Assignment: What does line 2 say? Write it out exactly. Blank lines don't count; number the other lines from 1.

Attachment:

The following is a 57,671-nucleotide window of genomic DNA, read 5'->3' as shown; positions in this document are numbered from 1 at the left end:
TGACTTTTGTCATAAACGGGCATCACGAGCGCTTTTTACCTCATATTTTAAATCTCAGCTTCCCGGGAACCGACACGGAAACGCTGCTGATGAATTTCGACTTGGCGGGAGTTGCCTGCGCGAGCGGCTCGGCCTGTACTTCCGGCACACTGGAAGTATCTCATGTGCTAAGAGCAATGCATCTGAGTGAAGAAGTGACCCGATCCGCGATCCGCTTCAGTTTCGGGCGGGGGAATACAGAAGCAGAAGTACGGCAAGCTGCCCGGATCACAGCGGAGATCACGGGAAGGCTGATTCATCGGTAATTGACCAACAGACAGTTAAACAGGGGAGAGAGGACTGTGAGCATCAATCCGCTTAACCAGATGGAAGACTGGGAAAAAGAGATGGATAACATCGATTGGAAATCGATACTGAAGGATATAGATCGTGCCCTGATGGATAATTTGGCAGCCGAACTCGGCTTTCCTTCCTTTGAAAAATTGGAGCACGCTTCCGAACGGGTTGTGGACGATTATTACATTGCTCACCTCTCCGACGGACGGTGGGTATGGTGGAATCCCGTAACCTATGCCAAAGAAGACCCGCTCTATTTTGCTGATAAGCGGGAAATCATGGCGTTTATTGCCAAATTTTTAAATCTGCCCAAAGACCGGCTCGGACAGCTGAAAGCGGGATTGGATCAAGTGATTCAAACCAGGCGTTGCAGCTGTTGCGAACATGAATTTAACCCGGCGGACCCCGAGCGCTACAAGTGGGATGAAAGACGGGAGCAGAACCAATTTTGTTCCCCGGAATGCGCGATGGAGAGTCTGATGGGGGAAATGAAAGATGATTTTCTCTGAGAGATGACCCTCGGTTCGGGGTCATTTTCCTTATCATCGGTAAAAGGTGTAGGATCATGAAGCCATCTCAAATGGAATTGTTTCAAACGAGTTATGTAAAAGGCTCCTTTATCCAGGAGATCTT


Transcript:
TGACTTTTGTCATAAACGGGCATCACGAGCGCTTTTTACCTCATATTTTAAATCTCAGCTTCCCGGGAACCGACACGGAAACGCTGCTGATGAATTTCGACTTGGCGGGAGTTGCCTGCGCGAGCGGCTCGGCCTGTACTTCCGGCACACTGGAAGTATCTCATGTGCTAAGAGCAATGCATCTGAGTGAAGAAGTGACCCGATCCGCGATCCGCTTCAGTTTCGGGCGGGGGAATACAGAAGCAGAAGTACGGCAAGCTGCCCGGATCACAGCGGAGATCACGGGAAGGCTGATTCATCGGTAATTGACCAACAGACAGTTAAACAGGGGAGAGAGGACTGTGAGCATCAATCCGCTTAACCAGATGGAAGACTGGGAAAAAGAGATGGATAACATCGATTGGAAATCGATACTGAAGGATATAGATCGTGCCCTGATGGATAATTTGGCAGCCGAACTCGGCTTTCCTTCCTTTGAAAAATTGGAGCACGCTTCCGAACGGGTTGTGGACGATTATTACATTGCTCACCTCTCCGACGGACGGTGGGTATGGTGGAATCCCGTAACCTATGCCAAAGAAGACCCGCTCTATTTTGCTGATAAGCGGGAAATCATGGCGTTTATTGCCAAATTTTTAAATCTGCCCAAAGACCGGCTCGGACAGCTGAAAGCGGGATTGGATCAAGTGATTCAAACCAGGCGTTGCAGCTGTTGCGAACATGAATTTAACCCGGCGGACCCCGAGCGCTACAAGTGGGATGAAAGACGGGAGCAGAACCAATTTTGTTCCCCGGAATGCGCGATGGAGAGTCTGATGGGGGAAATGAAAGATGATTTTCTCTGAGAGATGACCCTCGGTTCGGGGTCATTTTCCTTATCATCGGTAAAAGGTGTAGGATCATGAAGCCATCTCAAATGGAATTGTTTCAAACGAGTTATGTAAAAGGCTCCTTTATCCAGGAGATCTT